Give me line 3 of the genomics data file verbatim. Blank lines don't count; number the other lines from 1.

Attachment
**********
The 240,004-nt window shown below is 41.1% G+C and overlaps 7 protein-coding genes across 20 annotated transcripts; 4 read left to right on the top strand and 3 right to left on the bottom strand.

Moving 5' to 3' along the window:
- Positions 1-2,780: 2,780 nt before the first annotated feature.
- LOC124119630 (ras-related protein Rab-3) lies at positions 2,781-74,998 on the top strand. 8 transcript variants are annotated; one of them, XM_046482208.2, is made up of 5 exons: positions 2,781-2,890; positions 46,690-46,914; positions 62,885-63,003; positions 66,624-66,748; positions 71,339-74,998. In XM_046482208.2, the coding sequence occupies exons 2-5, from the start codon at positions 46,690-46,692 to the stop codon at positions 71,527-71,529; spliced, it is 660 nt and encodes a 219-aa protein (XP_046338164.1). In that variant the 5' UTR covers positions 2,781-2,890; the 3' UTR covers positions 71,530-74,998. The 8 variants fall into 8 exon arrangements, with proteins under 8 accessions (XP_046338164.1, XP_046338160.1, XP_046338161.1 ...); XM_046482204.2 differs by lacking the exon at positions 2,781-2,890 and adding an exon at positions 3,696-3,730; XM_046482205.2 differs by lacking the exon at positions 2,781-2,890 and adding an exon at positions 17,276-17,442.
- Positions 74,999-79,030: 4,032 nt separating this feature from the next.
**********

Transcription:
- Positions 1-2,780: 2,780 nt before the first annotated feature.